Forging Reform in China
The Fate of State-Owned Industry
By Edward S. Steinfeld
Publisher: Cambridge University Press
Print Publication Year: 1998
Online Publication Date:January 2010
Chapter DOI: http://dx.doi.org/10.1017/CBO9780511625831.004
Subjects: Economic Development and Growth
IN the previous chapter, we suggested that traditional property-rights analysis provides an inadequate foundation for understanding the unique processes of transitional reform. The aim of this chapter will be to begin the search for an alternative approach, an approach focusing not so much on the dissemination of rights as on the restructuring of institutional constraints on economic behavior. The overall plan of attack will be to start with the specific and then work outward to the more general. This chapter will focus on providing a new approach – the “nested problems” dynamic – for understanding the specific problem of SOE reform. The broader implications of this model for our general understanding of transitional systems will be explored in Chapter 7.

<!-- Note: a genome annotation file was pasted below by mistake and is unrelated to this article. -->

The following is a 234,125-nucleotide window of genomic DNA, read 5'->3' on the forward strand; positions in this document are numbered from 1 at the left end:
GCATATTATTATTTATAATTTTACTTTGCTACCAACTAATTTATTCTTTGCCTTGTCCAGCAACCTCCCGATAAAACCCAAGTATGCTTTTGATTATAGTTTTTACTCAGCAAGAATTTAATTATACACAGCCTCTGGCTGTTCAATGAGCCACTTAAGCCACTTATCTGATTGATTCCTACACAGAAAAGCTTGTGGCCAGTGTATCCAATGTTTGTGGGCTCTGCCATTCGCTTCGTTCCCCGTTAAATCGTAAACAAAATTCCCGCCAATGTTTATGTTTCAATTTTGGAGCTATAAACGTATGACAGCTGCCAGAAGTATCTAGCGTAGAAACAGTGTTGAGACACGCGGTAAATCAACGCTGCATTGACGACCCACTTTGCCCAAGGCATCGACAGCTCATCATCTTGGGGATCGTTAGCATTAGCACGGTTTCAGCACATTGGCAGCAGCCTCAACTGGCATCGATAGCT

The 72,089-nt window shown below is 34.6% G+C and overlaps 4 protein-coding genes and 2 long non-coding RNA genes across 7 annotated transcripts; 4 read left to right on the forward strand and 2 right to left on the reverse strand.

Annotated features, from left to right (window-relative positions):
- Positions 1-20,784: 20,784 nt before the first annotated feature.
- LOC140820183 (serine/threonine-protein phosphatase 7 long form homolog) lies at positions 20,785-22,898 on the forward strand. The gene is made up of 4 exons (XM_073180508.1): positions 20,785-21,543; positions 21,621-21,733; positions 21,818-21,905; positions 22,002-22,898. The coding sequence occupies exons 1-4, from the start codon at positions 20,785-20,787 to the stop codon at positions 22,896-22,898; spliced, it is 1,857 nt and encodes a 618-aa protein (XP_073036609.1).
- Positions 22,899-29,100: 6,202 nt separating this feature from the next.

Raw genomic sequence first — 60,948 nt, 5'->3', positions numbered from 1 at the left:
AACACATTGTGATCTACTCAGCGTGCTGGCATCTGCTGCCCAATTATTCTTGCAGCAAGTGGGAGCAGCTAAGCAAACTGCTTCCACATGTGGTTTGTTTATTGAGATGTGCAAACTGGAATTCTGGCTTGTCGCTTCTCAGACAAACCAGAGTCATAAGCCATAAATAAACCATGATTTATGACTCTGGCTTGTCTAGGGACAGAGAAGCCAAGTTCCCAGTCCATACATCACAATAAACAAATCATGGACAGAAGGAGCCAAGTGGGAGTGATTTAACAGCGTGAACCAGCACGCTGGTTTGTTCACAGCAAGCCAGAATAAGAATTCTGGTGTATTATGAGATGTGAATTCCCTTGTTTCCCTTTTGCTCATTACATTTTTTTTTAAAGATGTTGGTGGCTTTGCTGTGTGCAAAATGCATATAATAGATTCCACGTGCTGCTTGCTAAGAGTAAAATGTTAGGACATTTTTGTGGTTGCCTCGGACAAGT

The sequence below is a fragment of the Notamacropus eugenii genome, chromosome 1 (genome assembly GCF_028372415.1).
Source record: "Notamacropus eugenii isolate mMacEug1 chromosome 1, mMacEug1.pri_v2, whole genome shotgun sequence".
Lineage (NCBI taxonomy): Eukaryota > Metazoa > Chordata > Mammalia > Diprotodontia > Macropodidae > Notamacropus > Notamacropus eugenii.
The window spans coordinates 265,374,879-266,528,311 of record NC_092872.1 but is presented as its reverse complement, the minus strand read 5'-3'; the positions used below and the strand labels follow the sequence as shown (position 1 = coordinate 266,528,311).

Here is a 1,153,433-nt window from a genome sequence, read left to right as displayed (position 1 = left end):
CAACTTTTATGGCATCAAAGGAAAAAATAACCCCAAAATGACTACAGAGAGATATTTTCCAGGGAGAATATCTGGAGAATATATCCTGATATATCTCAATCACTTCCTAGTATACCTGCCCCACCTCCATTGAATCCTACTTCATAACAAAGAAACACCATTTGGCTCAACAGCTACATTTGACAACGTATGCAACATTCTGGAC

NESTED PROBLEMS AND FEEDBACK LOOPS
For large-scale Chinese SOEs, the questions that demand immediate attention are why these firms lose so much money and why they appear so resistant to market-oriented reform efforts. Answers become clearer as soon as one moves away from the question of “who owns” and toward questions of how ownership in general, and market-driven enterprise governance in particular, are undermined in the transitional context.
Chinese SOEs suffer from a particular form of corporate governance failure, a failure created by the dynamic interaction between state intervention into the firm and distorted information flowing out from the firm (see Figure 3.1). On one side of the cycle, insecure property rights – or, more precisely, the ability of state actors to override any countervailing claims of “rights” by producers – provide the context in which uncoordinated agencies of the state routinely intervene in, and extract profits from, the firm.